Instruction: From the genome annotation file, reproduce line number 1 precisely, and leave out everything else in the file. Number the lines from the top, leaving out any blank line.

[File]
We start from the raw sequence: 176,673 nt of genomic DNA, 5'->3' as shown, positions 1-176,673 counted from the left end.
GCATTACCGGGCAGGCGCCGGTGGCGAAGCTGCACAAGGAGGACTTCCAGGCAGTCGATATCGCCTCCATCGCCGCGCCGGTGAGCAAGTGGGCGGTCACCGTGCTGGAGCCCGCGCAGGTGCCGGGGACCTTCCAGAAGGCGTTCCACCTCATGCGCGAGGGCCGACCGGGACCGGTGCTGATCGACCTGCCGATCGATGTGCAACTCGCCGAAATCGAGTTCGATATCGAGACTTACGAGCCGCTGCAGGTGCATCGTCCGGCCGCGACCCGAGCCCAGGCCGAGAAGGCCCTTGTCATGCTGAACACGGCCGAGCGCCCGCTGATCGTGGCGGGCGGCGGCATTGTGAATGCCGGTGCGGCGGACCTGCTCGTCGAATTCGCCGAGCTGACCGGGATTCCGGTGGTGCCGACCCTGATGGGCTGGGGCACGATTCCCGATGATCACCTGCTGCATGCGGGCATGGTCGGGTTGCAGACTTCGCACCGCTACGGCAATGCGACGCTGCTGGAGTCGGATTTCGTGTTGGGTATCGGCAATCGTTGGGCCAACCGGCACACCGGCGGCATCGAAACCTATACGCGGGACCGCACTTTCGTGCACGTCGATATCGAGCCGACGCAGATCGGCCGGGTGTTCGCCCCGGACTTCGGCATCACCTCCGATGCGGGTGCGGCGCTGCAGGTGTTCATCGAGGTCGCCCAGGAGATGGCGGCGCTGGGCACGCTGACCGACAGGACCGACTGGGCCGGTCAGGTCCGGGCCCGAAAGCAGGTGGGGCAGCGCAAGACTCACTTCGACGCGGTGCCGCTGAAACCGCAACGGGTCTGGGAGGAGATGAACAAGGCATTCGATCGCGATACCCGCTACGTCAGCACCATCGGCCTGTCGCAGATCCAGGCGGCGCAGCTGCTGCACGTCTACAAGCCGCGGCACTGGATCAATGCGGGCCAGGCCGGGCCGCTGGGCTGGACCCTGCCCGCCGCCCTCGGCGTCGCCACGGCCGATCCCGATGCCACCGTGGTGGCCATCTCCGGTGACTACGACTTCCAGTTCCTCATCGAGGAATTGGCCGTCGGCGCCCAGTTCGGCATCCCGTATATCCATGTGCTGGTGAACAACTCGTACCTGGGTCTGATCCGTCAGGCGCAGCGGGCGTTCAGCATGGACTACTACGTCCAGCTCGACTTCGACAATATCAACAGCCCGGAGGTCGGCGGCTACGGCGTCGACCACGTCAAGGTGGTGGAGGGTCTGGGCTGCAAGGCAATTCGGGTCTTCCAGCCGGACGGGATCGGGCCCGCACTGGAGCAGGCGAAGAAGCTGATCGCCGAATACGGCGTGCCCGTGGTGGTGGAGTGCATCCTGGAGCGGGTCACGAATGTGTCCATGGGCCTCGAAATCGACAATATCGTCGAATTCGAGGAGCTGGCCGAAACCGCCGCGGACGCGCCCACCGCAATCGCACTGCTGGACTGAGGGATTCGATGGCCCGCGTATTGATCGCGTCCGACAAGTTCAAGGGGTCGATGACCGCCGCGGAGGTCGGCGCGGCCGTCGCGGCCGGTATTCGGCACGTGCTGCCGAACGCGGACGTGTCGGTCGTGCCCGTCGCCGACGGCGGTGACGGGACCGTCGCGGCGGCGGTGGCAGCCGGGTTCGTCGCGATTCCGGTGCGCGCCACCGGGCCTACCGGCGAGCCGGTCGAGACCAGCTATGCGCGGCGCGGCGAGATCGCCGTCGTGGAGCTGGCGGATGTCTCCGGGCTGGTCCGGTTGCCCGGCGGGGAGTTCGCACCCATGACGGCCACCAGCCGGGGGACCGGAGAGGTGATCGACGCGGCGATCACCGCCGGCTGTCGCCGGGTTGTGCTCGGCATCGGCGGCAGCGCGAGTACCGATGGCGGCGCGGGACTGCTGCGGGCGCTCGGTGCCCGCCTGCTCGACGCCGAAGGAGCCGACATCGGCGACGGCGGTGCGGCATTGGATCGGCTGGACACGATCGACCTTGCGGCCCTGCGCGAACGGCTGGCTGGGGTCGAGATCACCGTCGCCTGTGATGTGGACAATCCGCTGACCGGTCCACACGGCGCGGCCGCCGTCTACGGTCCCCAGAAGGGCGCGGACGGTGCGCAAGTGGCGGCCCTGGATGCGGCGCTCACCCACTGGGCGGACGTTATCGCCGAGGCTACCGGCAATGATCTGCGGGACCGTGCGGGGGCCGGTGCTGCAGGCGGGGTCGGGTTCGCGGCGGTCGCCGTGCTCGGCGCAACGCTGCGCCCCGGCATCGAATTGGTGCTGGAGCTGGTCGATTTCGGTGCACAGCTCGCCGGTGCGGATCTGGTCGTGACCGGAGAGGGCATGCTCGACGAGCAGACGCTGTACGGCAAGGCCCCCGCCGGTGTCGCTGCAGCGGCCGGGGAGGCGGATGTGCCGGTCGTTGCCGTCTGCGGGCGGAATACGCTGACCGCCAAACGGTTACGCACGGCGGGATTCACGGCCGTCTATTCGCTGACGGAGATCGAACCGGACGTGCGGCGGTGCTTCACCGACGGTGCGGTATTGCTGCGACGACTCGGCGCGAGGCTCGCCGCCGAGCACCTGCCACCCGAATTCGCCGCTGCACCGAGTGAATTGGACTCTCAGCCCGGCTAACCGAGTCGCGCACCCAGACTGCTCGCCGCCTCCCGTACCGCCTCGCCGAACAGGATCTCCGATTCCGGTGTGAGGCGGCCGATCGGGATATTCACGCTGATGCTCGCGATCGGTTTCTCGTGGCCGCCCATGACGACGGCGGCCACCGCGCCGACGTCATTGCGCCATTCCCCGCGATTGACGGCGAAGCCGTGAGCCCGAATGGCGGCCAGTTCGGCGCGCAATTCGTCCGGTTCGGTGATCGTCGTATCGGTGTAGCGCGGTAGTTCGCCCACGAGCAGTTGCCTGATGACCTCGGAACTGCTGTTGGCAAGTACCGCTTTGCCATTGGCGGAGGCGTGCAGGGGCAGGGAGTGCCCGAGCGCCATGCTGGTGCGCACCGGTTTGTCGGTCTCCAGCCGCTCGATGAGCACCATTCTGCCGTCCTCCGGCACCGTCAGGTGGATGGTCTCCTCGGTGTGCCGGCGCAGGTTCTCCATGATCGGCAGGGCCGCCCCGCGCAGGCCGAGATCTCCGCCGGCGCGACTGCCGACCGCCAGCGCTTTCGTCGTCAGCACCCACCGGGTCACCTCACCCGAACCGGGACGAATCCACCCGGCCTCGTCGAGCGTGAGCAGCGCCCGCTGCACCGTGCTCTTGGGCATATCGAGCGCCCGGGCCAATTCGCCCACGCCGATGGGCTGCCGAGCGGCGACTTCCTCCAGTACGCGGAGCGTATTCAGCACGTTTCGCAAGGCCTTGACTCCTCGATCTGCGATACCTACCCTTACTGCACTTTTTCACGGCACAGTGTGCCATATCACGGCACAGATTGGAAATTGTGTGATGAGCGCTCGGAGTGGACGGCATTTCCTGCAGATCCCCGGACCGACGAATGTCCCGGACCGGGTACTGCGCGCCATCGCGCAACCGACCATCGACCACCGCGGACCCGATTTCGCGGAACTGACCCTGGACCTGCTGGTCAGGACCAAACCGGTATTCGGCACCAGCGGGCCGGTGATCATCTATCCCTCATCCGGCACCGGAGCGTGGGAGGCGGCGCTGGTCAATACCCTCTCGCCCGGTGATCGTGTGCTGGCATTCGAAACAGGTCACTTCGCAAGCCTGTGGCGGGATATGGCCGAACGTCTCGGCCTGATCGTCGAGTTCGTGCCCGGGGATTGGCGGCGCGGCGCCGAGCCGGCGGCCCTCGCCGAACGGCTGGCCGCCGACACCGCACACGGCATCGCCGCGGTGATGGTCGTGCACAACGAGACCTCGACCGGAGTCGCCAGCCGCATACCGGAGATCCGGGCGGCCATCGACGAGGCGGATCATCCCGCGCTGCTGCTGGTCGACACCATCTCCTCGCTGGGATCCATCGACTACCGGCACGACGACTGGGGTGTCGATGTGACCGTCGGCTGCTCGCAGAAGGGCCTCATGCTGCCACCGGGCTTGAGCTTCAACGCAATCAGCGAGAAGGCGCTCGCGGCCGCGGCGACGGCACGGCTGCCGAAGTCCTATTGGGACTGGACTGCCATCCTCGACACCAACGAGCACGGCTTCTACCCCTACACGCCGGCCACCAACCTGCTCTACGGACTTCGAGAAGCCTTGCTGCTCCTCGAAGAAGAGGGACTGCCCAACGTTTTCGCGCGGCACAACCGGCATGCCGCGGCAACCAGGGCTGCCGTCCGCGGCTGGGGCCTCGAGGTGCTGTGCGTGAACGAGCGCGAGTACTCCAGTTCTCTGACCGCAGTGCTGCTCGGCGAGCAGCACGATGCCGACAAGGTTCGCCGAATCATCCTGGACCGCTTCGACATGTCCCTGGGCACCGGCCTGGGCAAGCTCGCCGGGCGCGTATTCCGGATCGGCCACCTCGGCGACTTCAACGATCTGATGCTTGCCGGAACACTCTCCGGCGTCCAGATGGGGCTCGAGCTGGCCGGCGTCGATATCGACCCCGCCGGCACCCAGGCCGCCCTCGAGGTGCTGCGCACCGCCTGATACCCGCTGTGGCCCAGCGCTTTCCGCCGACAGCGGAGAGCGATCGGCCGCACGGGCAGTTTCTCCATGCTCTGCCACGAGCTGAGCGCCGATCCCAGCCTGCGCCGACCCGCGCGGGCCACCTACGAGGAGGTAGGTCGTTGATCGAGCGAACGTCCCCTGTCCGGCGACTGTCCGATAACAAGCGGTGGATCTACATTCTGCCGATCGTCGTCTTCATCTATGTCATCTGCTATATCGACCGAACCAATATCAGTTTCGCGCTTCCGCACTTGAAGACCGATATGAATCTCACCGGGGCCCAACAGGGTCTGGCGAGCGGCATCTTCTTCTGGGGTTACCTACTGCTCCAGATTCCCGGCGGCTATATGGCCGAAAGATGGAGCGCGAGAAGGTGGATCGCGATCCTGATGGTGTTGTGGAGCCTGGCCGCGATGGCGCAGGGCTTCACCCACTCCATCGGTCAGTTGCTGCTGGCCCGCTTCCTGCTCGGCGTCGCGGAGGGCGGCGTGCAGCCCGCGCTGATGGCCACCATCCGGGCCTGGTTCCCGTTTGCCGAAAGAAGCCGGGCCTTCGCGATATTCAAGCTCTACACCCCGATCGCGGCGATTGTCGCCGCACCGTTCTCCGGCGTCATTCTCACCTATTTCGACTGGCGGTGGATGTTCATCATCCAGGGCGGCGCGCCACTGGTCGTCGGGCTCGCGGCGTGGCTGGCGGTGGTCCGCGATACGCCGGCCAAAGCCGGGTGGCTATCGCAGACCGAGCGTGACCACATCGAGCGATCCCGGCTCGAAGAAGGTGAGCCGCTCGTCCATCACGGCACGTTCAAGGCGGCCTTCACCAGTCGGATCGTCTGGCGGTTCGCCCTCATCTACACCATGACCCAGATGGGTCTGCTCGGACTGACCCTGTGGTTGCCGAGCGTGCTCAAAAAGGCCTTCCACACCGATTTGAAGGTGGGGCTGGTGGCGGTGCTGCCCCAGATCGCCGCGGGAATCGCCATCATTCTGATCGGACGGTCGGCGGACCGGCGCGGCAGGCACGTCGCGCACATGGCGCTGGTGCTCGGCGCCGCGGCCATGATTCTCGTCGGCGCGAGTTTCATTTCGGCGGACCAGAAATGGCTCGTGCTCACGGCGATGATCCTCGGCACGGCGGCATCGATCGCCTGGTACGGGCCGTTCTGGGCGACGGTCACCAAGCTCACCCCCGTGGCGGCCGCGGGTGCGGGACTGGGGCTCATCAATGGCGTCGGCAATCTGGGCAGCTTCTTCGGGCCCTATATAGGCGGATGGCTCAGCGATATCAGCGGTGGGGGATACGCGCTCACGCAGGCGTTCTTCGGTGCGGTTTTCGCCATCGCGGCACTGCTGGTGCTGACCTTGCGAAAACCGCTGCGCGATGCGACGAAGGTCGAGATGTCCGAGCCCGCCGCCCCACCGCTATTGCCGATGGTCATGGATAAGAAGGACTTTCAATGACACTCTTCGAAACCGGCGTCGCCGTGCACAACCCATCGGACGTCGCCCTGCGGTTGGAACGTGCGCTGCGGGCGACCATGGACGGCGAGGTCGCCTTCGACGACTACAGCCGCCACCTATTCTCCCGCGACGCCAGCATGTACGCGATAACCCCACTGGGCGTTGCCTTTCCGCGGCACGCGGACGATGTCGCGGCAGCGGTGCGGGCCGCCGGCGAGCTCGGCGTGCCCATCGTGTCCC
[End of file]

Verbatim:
We start from the raw sequence: 176,673 nt of genomic DNA, 5'->3' as shown, positions 1-176,673 counted from the left end.